Garruk Wildspeaker: At first, I was sceptic of this card, considering it’s not an elf which has some downsides. But it improves so many matchups so drastically, it’ll be usually cast for only 2 mana (because it untaps 2 lands) and with a Gaea’s Cradle into play you get some amazing acceleration out of it. Don’t diss it before you’ve tried it, this is one of the strongest cards that Elves can use.

Card Advantage

Sylvan Messenger: This card is the most important form of card advantage in an elves deck. If you run 30 elves you draw 2 cards on average. Most lists run far more then that however and it shouldn’t be uncommon to draw 3 cards off a messenger.

Elvish Visionary: A mini Sylvan Messenger, there are many interactions that make this card worth it. For instance, it’s 1 extra mana off Cradle and Priest of Titania. It makes your lords and global pumps more effective and in the worst case scenario it’s a self replacing chump blocker.

Wolf-Skull Shaman: Another card that has been adopted from the combo elves lists. Good form of card advantage and swarm tactics become even more effective.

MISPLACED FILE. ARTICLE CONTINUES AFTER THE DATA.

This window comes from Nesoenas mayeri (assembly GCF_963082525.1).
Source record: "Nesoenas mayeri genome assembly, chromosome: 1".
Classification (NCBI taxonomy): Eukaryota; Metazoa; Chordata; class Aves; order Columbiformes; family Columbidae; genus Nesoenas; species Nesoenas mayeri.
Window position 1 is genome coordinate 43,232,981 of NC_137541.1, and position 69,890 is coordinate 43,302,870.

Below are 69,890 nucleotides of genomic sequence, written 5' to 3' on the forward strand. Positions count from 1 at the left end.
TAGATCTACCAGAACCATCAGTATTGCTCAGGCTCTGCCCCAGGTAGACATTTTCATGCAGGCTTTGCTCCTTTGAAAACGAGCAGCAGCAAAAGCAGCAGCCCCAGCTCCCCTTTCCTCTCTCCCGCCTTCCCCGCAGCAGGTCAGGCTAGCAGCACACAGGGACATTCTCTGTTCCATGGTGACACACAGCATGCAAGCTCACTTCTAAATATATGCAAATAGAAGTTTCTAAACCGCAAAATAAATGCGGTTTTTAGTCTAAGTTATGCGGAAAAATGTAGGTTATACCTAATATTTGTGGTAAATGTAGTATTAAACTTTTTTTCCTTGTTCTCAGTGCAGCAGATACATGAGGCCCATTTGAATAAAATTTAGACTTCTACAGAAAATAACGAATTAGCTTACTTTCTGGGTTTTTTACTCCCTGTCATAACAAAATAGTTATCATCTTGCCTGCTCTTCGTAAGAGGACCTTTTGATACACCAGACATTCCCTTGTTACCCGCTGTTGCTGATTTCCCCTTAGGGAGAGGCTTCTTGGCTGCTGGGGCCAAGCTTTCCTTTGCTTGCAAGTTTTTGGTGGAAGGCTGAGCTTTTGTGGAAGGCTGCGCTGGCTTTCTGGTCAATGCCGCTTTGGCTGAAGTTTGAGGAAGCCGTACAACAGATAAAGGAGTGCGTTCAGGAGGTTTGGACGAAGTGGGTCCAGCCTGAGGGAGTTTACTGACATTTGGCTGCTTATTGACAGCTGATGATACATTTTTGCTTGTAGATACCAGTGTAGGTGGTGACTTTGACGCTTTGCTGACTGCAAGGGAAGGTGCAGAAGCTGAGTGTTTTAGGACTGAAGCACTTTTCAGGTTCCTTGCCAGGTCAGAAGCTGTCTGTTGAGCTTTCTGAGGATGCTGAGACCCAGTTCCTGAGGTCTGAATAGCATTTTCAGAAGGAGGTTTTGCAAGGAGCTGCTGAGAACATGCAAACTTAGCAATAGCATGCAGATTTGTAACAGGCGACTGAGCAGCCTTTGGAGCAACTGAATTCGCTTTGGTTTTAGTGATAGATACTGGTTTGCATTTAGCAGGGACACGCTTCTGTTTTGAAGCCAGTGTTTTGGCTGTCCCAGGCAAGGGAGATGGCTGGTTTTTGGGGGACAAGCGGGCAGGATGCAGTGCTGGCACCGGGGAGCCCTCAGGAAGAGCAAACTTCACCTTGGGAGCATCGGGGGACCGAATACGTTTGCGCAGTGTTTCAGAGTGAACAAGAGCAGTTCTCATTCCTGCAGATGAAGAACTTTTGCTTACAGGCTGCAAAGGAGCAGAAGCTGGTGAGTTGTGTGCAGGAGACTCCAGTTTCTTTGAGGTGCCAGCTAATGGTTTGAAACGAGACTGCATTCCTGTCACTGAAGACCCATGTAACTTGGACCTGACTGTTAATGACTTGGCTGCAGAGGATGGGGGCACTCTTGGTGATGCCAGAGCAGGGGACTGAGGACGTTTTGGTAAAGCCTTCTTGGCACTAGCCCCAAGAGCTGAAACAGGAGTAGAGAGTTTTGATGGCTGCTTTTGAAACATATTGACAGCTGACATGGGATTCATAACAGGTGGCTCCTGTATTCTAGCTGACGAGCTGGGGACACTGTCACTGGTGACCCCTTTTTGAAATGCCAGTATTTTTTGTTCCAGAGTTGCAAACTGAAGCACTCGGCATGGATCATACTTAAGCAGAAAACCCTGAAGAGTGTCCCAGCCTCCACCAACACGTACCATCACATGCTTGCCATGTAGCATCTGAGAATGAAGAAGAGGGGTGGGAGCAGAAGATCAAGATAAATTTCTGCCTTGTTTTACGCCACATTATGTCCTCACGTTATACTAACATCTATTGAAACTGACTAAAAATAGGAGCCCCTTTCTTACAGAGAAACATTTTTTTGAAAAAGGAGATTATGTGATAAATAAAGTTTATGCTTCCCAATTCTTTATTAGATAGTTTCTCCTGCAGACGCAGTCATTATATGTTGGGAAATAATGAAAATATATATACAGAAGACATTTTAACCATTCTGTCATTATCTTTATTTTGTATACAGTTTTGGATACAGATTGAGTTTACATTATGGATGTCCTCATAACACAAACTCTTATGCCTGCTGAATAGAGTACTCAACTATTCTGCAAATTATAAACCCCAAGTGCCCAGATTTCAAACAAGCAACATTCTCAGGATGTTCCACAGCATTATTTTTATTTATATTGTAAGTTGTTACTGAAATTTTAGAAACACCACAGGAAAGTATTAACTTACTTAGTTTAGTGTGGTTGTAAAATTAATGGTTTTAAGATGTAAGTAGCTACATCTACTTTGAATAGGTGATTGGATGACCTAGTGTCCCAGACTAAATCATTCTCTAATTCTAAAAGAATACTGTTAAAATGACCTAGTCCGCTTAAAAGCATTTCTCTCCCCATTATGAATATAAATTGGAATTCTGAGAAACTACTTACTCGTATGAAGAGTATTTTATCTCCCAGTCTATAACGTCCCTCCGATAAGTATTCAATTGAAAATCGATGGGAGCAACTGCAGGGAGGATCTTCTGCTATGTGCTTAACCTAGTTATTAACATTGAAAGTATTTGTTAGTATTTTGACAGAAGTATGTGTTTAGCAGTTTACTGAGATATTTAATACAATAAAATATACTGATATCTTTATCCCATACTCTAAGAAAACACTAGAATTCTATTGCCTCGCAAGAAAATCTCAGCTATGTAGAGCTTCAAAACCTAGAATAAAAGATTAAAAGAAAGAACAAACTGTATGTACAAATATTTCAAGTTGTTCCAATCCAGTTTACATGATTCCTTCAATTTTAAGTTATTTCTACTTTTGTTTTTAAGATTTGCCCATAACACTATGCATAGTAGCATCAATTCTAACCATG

Wirewood Herald: Technically, this isnt CA but instead a conditional tutor. This card is popular in a deck that also runs a toolbox of creatures as 1 offs, like Caller of the Claw and Viridian Shaman. When your opponents play main board mass removal this is a good include, it doesn’t help the game plan of Aggro Elves much though as it’s a reactive card and without removal a 1/1 for 2 mana. A good chump blocker however.

Wirewood Hivemaster: Very powerful 2 drop, very strong and if you’re intending to use a lot of cheapcost elves and for instance Concordant Crossroads, this card is a must. As spots are limited in elves, don’t just put this in the deck, depending on the shell you choose this card can be sub-optimal. It’s a very suitable card if it gets to the long game and gets better in multiples, if you play it go all out with it. Mirror’s Entity is absolutely great alongside it.

Deranged Hermit: This card is a bomb, landing it and keeping it in play gives you a good clock, and it’s relatively resilient against targeted removal. Its ability to win you the game out of a losing position makes it interesting and probably more worthwhile then I currently give it credit for. The thing is, it costs 5 mana and that’s big. You shouldn’t ever be capable of hard casting it with just lands. The reason I say that is that it doesn’t help you in a situation where you’re already losing unlike Garruk Wildspeaker. Unlike Garruk, it isn’t “legendary” and gets much better in multiples. If someone can make this card work in Aggro Elves I’d test it out but in the current deck lists it’s slightly sub-optimal.